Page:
Sword of the Samurai

“Oh come on, this isn’t even remotely fair!”

Sword of the Samurai by Jamie Thomson and Mark Smith

Sword of the Samurai is a rather self-explanatory title. Location: Hatchiman, on the continent of Khul, on the world of Titan. A country walled in by mountains and suspiciously similar to feudal Japan. It’s reasonably well done, though some of the Japanese terms are a bit off. But it’s definitely a fun tour through a different based-on-history fantasy setting.

Perhaps the best part is the extra skills, which provide a bit of replay value. It’s certainly interesting to have the chance to wield a bow. There’s also a sidekick in at least one path through the book, and there’s also allies for an arena battle at the end. All good fun, really. Plus: Decapitations!


Skill: 10
Stamina: 22
Luck: 10
Honour: 3

Honour starts out at 3 and goes up and down depending on my actions. If it reaches zero, I turn to paragraph 99 where I kill myself. Okay, I can live with that.

I also get to pick one of the four skills: Archery (I’m not explaining that), fast draw (a free attack at the start of any combat), heroic leaping (leap normal-sized opponents in a single bound), and dual wielding (a free attack if I roll 9 or more). Yeah. That’s a tough one… I think I’ll go with dual wielding. What a stereotypical adventurer I am.

Equipment: Two swords (by default – if you don’t have the dual-wielding feat then the wakizashi is a spare); armour (proper armour, at last!); a backpack; provisions; and, get this, the book proper says I have a flag stuck to my back.

Onward to Adventure!

So, I’m a samurai. I’m sworn to serve Hasekawa, Shogun of Konichi, who rules all of Hachiman, and he wants me to go and find the daikatana called Singing Death, which has been stolen by Ikiru, Master of Shadows, owner of the Pit of Demons. Phew, that was a lot of exposition. Did I mention I’m a samurai? I have no choice in the matter: I can get eaten (BAD EATEN) by a bunch of oni or gut myself right now. But it’s okay, the sword’s secret will help me once I’ve got in my hands… except, if the Shogun tells me himself, the sword will vanish forever. Bloody hell.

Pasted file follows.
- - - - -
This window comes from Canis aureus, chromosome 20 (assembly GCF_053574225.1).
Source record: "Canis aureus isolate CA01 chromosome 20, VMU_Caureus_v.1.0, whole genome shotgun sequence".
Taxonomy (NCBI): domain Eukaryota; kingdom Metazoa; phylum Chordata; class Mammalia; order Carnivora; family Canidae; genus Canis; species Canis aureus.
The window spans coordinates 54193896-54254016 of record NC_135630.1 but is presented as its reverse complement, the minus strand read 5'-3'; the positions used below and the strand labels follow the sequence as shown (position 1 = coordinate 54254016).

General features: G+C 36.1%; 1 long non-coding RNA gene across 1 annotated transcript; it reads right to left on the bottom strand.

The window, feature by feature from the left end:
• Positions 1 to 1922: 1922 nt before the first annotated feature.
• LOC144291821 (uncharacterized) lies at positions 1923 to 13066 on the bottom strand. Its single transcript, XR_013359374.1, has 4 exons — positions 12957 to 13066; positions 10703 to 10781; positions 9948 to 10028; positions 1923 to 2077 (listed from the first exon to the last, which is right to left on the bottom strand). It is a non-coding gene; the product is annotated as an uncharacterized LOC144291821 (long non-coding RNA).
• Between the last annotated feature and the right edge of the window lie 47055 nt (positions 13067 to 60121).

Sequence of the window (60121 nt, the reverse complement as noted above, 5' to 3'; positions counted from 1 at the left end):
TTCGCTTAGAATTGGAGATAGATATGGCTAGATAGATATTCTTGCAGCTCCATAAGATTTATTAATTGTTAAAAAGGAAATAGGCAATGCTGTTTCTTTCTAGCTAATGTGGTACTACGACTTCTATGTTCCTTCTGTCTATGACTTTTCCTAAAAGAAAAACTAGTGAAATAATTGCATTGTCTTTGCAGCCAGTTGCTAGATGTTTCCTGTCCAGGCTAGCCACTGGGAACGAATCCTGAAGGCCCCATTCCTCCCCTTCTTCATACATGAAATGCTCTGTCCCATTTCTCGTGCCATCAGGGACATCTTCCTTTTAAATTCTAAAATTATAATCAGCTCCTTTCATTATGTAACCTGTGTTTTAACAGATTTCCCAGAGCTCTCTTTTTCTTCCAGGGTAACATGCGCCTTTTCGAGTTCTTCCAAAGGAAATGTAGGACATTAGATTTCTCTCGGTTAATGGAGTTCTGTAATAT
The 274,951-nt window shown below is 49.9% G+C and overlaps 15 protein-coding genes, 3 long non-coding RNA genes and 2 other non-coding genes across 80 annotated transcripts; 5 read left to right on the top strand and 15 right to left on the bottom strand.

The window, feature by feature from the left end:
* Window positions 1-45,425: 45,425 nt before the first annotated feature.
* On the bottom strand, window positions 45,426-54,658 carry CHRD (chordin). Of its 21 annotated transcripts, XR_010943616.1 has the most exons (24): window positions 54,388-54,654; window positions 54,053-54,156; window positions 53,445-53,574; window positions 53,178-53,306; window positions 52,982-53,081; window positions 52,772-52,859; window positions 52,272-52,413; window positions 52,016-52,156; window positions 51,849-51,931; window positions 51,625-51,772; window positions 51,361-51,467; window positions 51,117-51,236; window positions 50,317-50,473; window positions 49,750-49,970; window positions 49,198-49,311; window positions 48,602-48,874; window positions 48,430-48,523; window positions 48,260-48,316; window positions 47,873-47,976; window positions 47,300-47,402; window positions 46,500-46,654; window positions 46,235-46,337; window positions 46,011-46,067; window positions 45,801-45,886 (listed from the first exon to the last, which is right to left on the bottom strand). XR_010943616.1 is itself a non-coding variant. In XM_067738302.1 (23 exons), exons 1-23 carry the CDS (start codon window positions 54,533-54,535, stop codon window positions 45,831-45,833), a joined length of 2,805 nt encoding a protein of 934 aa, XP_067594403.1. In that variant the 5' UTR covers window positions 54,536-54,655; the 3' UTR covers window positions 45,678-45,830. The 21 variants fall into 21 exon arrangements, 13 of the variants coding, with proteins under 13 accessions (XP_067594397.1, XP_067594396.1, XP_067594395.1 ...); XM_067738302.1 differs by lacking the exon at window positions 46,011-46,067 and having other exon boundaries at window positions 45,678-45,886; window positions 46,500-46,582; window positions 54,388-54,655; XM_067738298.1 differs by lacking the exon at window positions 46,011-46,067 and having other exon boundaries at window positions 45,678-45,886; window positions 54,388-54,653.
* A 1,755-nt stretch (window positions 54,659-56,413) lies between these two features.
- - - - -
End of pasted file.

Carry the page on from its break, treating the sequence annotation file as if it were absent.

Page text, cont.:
Okay, discover the secret of Singing Death, get to the mountains where Ikiru lives, grab the sword, waste the sorcerer. No problem. I decide to head off for the Forest of Shadows, since for some inexplicable reason I have a bad feeling about The Spider Fens. It’s easy going riding through the lands of the shogun, with peasants bowing deferentially, much to my embarrassment. Eventually I am meandering through the lands of Lord Tsietsin and see a burning village. I decide I should probably see what’s going on. It turns out the local lord has… decided to have his samurai raze the village, which he owns, to the ground. How sensible. Okay then. Time to get out the swords and carve up some raiders.

One comes at me on a horse, and I cut him out of the saddle and take his head clean off. Then I challenge their leader to a duel. Three of the samurai step up to fight me, which is a funny definition of “duel their leader”. I dispatch them with a dazzling display of swordplay, and then the rest give up and flee. The village proposes I execute a wounded straggler, but I refuse. That would be dishonourable. The peasants, not understanding the complex network of social codes that bind samurai, merely think I’m part of an oppressive system of systemic oppression, where the privileged only look out for their own. They may be right. The wounded straggler, Moichi, swears to serve me, and I figure cannon fodder is good to have. We leave town, and he prattles on about his life history for hours. I consider lopping his head off, honour be damned.